Seniors less active during extreme heat or severe cold weather
November 7, 2011
Many seniors live with the side effects of arthritis on a daily basis, though moving and working out each day has been found to reduce the pain while increasing mobility. Although most seniors try to stay on top of their physical activity, a new study found that during extreme heat or cold weather, some seniors start to become less active.
To test this, researchers from Northwestern Medicine looked at 250 seniors aged 60 and older who were diagnosed with arthritis. For three years, participants wore pedometers during their daily life for up to six days in three-month increments. This way, scientists were able to follow how active they were during different seasons of the year.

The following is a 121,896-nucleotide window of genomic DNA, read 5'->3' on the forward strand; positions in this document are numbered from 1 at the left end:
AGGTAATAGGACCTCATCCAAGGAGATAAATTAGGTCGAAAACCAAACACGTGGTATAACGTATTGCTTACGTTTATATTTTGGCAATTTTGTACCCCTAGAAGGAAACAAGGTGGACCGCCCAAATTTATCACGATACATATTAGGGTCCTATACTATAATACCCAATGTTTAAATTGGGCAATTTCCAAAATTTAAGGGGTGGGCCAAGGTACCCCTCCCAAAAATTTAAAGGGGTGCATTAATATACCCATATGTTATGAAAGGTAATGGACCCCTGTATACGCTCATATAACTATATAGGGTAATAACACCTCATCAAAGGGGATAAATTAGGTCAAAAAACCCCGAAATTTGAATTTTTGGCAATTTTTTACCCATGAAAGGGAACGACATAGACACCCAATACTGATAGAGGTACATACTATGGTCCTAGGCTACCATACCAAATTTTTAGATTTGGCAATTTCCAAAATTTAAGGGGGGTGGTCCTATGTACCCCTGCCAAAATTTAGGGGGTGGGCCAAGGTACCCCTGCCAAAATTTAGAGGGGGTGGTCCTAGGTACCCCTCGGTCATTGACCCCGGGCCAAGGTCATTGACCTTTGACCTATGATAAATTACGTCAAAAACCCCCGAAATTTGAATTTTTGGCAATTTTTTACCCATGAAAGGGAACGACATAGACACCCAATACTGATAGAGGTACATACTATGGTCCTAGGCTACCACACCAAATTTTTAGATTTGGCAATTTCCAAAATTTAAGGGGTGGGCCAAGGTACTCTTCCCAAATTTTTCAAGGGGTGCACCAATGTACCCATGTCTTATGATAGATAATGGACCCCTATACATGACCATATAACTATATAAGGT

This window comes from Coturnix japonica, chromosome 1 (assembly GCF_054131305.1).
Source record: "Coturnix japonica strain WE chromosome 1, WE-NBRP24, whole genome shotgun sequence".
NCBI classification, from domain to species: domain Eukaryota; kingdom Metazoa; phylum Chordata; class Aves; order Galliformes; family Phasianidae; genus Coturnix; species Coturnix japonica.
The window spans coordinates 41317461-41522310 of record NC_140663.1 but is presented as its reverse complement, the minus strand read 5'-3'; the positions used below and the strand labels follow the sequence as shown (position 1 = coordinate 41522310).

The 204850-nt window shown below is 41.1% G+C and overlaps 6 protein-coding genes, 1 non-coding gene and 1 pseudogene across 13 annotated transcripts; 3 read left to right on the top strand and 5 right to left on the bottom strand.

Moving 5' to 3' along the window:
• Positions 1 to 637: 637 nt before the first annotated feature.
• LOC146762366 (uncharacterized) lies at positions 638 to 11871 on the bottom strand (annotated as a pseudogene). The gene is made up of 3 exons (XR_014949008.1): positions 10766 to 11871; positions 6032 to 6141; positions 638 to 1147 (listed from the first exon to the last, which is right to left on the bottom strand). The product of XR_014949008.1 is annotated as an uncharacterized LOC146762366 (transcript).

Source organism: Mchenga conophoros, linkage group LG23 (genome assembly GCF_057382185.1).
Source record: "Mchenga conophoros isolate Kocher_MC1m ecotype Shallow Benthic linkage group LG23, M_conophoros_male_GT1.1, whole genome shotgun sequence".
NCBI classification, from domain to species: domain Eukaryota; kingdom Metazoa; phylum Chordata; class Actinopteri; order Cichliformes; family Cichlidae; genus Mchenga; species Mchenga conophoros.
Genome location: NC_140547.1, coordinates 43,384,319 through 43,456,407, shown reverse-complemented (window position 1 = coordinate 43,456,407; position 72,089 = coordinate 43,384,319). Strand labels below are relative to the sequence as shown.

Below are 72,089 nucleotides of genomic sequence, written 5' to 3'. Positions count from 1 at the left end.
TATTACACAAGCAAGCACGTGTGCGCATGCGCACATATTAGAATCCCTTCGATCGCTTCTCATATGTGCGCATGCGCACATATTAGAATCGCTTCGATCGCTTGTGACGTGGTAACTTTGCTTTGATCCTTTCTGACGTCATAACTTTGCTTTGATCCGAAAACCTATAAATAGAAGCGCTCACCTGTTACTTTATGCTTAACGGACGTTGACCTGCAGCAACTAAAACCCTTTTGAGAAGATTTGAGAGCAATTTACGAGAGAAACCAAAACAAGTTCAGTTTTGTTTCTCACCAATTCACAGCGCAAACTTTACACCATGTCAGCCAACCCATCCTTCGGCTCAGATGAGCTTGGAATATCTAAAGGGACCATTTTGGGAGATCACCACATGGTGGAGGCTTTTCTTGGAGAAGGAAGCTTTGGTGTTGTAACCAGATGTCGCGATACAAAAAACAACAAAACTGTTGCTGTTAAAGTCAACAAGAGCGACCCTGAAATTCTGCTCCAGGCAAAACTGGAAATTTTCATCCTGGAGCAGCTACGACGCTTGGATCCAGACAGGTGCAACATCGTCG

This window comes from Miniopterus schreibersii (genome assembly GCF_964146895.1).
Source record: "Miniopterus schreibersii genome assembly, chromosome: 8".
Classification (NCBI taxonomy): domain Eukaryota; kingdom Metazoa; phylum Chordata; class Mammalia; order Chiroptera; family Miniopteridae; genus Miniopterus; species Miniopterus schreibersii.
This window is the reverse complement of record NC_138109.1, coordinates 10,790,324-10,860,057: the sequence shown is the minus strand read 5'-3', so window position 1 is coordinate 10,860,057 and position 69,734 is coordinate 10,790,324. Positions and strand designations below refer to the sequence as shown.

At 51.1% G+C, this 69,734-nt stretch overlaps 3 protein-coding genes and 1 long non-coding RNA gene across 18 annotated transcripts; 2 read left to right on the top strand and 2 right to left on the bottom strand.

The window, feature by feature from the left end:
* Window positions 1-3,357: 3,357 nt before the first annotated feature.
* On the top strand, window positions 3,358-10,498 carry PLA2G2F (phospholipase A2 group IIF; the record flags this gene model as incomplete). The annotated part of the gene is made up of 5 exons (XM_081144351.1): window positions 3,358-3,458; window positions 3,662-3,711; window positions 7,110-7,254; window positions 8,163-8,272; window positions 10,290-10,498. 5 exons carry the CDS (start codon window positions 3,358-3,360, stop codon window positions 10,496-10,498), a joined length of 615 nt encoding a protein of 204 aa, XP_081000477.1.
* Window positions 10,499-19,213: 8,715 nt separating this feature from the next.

The researchers found that on average, during heat waves or severe cold weather, seniors stayed inside and inactive for an extra hour each day. Although this may not seem like a lot, lack of exercise can have a negative affect on arthritis.
“Even modest reductions in activity can have serious health consequences for people with arthritis," said Joe Feinglass, the lead author.
Arthritis sufferers can also be more prone to falling as their stiff, painful joints can sometimes giveway. Those worried that their loved one could fall with no one around might want to install a senior alert system in their home to allow them to call for help in an instant.